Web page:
And that’s where we find ourselves. The society that we were born and enculturated into must transform to fit within the material limits of reality. At a practical level, we simply need to let go of the lies that no longer work — that don’t actually fit with our lived experience. At that level, transformation is neutral. But it’s not gonna feel like that, at least not to the larva-mind. It’s going to fight back and hard. It’s a losing fight, of course. No matter what, that larva will never emerge again from the cocoon. The only real question is whether the butterfly survives or not.
So, I have some good news and some bad news and then some more good news. You aren’t crazy; our society is — or actually it’s going through the crazy-feeling process of reconnecting with reality after a long period of collective delusion. In fact, it’s been so delusional for so long that the only way we can survive is through such a deep transformation that what emerges will feel as different as a larva is from a butterfly. Unfortunately, that transformation will feel like dying in a very real way — and it’s going to be hard the more invested you are in larva-mind. This is why we are seeing the worst behaviour coming from the top of the pyramid. These are probably the most deeply delusional people on the planet. That’s the bad news.
The good news on the far side is that as soon as you can dissolve the last of the larval goo from your habitus — when you can see how polluted our water has become and start to crave pure, clear water again — the butterfly is waiting to welcome you into the process of becoming what comes next.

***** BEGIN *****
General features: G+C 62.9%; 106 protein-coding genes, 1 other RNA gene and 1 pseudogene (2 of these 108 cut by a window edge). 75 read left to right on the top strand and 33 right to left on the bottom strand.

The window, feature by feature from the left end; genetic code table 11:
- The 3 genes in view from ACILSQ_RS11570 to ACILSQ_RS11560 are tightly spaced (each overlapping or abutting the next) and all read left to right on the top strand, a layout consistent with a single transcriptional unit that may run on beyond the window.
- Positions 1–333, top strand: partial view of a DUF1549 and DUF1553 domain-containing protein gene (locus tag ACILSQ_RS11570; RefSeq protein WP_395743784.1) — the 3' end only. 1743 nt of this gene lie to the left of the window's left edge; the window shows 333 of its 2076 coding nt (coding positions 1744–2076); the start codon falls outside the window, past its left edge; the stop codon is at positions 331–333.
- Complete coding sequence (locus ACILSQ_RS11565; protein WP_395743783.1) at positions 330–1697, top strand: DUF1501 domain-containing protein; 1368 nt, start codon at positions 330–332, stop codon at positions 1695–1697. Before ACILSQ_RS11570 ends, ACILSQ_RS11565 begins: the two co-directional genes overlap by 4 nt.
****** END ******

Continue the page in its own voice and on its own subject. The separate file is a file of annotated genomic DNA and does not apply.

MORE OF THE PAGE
We are living through extraordinary and challenging times. There is nothing wrong with your emotional programming or your inner compass. Let me repeat: there is nothing wrong with you! It’s not you; it’s the situation we find ourselves in. You are angry and afraid and exhausted and frustrated because we are living in a broken, delusional society. The problem is that we have all been abused and battered by a lie that has outlived its usefulness and the discomfort we are currently feeling is there to motivate us to purge the lies from our system.
It’s time for us all to do the hard work of reacquainting ourselves with reality. And here’s maybe the best news of all — reality is just fine. Actually, it’s more than just fine: reality is awesome. What is less than awesome is our inherited culture of lies, oppression, and cruelty, so good riddance to bad rubbish. Now we can all finally learn to discard the delusional “real world” that bullies have threatened us with since before we were born and discover what it means to find ourselves connected all along.
So, I encourage you all to start identifying with the butterfly. The time has come for us to band together to support each other to dissolve those last vestiges of larval thinking and commit our time, attention and energy to bringing together all the parts that compose the butterfly. The larva’s days are numbered, it’s true, but its immune system has still got a bit of kick to it. There is real danger in this transition and our greatest source of resilience lies in cooperation. It’s time for the smart money to start betting on the butterfly.